But I fear like Paul that, short of wonderful life-extension technologies, I will not live to see the next liberal reaction against tyranny. In that sense, we are a bit like those who lived through the Russian Revolution and died under Stalin, who never saw the Wall come down.

    But who knows? History moves fast these days, and tends to go through periods of sudden reversal. Nobody in 1985 expected the USSR to collapse. Chin up! :)

  4. Quite so Ian.

    And one nice thing is that the international elites seem NOT to be cooperating to anything like the degree I thought they would.

    With (for example) the rising hatred between Russia and America and China and America the chances for true “world governance” (“international cooperation”) are in decline.

    “World Governance” would be the ultimate nightmare.

    All these regimes (yes including the American regime) are vile – but if they worked together then all hope would indeed die.

    But, it appears, they are not going to fully cooperate.

    They remain rivals.

  5. Liam Pickering

    Library Wars – a Japanese comic and now a movie. http://en.wikipedia.org/wiki/Toshokan_Sens%C5%8D

  6. Liam – given Japanese demographic collapse and their hopeless conflict with China (a power with vastly greater resources than Japan), I would not advice basing Doomsday Library there.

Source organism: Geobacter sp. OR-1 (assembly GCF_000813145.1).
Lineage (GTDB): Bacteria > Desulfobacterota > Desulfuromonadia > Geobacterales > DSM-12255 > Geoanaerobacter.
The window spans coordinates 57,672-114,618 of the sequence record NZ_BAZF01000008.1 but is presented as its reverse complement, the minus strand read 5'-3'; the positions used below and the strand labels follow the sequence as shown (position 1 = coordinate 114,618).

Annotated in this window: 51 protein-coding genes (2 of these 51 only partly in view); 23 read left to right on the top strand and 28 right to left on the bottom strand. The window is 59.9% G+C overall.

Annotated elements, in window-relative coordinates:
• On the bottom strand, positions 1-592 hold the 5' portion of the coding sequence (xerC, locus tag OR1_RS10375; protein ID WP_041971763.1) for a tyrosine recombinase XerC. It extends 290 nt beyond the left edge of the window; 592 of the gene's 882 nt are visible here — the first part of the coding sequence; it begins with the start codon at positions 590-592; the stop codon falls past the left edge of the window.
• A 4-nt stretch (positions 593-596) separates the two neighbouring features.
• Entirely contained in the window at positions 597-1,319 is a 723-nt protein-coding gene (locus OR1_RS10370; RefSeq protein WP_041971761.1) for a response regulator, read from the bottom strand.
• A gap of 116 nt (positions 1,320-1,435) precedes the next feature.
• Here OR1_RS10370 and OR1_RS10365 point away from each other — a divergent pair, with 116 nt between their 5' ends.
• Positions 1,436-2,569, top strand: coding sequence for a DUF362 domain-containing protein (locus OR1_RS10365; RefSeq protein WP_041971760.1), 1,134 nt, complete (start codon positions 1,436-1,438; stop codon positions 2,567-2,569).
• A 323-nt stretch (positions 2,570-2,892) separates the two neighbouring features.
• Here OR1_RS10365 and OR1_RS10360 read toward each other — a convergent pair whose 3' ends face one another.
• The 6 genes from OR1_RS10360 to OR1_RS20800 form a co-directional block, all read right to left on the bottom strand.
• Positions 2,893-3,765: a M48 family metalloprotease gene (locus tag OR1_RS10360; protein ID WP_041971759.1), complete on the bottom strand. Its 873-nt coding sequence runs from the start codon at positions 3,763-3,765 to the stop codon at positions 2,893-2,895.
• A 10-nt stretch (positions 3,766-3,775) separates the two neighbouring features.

Pity really – as the Japanese are an ancient and interesting culture.

    • Doomsday Library (a good name, by the way) should be atomised, and ought to be in thousands of places at once. Southern Rhodesia would be good for large departments, since nobody these days who was in a “let’s go and destroy” mode, would begin to think of looking there.

  7. The Japanese appear to be basing their hopes for the future on artificial intelligence and robots. However, should the Japanese ever seem to be about to succeed in their quest to “upload” themselves (or whatever), I suspect the Chinese government would saturate the Japanese islands with thermonuclear explosions (the Israelis may use atomic weapons against Iran quite soon, in an attempt to forestall the Iranian government doing this to Israel, – but the Chinese regime thinks in terms of “H” bombs not puny “A” bombs, fusion not just fission).

    The bankrupt Western nations would send Letters of Protest in response to the destruction of Japan.

    The recent sending of two American B52 bombers to fly over Japanese islands claimed by China (China now claims vast areas of the Pacific – at the expense of various other nations) has actually led to amusement in China.

    The reason being that the time when China could not have shot B52 from the sky is long over.

    • The Chinese of course have a rather long and detailed recent history of “not being able to view the Japanese Empire in quite as positive a light as might in theory be expected by an uninformed observer”.

      WW2 actually began in the late 1930s in East Asia, as I recall, over the coal and iron resources of Manchuria.

      As little boys in 50s school geography, we learned, among other things about China… that “Coal and Iron have been found in vast quantities in the North”…

  8. Quite so David.